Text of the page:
"The authors of this report believe that a number of people have given up waiting for those visas or don't want to put up with the hassle and are leaving the country. This "brain drain" is unfortunate since many of these foreigners are highly productive. In 2006, foreign nationals residing in the U.S. were named as inventors or co-inventors on 25.6% of the 42,019 international patent applications filed from this country, up from 7.6% in 1998. Studies of the authorship of academic papers show the same trend.
"U.S. educational institutions are considered the best in the world by many and are magnets for foreign students, especially at the graduate level. Many of them are inclined to settle and work in this country after completing their studies, if they can obtain permanent resident status.
"The Council of Graduate Schools survey revealed that in the fall of 2007, 241,095 non-U.S. citizens were enrolled in graduate programs. Technological progress and the productivity it generates depends on people educated in biological sciences, engineering and physical sciences, but only 16% of U.S. citizen graduate enrollment was in these three disciplines. In contrast, 55% of total non-U.S. citizen enrollment was in those fields. Conversely, 53% of graduate enrollment by Americans was in education, business and health sciences while those three fields accounted for only 24% of foreign graduate students."
(There is a great deal more background detail in the second white paper. See link below.)
Much can be learned from similar programs already in place in immigrant-hungry countries such as Canada, Australia, and New Zealand. The United Kingdom has recently added new programs. Many countries realize that in the coming years there is going to be increasing competition for the best and brightest of the world. Again, there are more details in the white papers, but let's turn to the effects that would result from such a program.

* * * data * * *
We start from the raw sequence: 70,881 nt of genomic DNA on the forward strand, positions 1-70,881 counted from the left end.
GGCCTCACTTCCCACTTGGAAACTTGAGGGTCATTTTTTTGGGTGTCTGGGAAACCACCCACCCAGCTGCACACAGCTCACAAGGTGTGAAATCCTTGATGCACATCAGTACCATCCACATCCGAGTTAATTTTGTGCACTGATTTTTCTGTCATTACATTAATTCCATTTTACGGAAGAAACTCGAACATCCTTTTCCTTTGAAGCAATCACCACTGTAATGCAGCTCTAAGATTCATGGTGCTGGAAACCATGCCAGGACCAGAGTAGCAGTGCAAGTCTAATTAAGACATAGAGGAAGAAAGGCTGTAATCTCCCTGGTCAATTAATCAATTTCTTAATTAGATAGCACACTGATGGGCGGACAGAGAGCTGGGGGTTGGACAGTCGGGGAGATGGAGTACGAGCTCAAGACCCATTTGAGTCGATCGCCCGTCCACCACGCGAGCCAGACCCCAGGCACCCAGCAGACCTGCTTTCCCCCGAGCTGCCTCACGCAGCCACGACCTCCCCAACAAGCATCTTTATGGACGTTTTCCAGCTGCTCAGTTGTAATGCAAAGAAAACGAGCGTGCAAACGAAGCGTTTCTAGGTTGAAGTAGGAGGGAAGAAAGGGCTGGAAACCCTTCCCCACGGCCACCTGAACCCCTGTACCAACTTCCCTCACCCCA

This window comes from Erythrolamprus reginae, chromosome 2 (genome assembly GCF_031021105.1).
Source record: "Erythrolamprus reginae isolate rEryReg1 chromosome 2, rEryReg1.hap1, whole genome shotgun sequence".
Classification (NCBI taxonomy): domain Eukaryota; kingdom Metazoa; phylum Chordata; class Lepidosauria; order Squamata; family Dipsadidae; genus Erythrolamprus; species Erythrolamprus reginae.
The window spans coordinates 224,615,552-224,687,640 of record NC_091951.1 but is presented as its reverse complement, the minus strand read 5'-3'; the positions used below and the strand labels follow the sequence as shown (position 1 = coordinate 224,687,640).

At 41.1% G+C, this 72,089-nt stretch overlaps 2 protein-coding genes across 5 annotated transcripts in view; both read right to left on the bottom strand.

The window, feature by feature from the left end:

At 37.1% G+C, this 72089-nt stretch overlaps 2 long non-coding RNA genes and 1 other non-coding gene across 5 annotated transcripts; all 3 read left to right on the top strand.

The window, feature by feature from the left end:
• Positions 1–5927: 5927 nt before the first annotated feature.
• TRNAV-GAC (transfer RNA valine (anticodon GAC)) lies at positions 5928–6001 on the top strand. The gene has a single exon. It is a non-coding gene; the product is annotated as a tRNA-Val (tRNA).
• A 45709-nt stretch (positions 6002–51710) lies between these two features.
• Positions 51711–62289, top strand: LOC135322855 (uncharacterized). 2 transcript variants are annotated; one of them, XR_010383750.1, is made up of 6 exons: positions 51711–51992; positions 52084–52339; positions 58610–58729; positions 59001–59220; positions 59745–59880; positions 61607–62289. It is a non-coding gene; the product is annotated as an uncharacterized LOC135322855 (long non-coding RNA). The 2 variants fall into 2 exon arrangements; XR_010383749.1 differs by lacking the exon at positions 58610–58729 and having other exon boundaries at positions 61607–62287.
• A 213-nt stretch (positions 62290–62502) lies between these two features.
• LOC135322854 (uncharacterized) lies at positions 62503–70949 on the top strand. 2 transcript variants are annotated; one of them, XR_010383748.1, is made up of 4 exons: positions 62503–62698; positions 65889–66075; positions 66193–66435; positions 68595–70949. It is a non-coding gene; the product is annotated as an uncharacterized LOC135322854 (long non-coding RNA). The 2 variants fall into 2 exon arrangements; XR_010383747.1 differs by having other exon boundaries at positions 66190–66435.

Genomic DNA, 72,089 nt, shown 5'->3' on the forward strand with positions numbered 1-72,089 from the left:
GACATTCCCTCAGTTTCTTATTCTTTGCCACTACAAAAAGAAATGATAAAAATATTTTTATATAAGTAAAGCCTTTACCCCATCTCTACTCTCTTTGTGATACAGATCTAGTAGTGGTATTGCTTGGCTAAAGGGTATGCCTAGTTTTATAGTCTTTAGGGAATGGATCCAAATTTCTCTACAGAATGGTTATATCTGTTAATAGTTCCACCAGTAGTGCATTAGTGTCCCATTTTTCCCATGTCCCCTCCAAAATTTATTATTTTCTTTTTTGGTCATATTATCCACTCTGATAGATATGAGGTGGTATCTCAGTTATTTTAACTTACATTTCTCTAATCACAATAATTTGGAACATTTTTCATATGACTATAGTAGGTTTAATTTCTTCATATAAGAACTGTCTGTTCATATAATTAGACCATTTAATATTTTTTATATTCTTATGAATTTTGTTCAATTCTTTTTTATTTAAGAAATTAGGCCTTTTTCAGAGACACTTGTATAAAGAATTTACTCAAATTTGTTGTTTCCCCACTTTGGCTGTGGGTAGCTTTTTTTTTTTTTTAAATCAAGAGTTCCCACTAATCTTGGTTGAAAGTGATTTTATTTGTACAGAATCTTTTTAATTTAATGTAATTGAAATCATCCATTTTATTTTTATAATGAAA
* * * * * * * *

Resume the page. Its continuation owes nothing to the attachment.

A Real Stimulus Package
First, upon Congressional approval, it would almost immediately stop the seemingly inexorable slide in house prices, as initial demand would be significant. Let's assume one million new immigrants would buy homes. At an average price of almost $200,000, that would be $200 billion injected into the economy. And each of those homes has to be furnished, food has to be bought, clothing will be needed, local taxes will be paid. Airplane tickets to research potential areas, hotels needed during the interim period, and other related expenditures would add up. Over two years, this could easily be another $100 billion.
Couple 1 million new buyers with current US demand, and the excess inventory would be worked through within a year, and possibly faster. This puts a floor under the housing market, and home values could once again to begin to rise in line with a growing economy.
Such a program would have a salutary effect on the value of the dollar, as not only the initial purchases of homes and materials would need to be converted to dollars, but it is likely that immigrants would bring even more capital into the country.
By stemming the fall of home values, it would decrease the likelihood of foreclosures and help homeowners get refinancing at lower rates. Refinancing now is difficult because most lenders want a substantial slice of equity to go along with any new mortgage. If your home value has dropped 20% and is likely to fall another 20%, it is hard to have enough equity to qualify for a new mortgage. Stopping the fall in prices is critically important; and maybe if prices rise in some areas, homeowners will be able to refinance at better rates, giving them more cash each month to save or spend.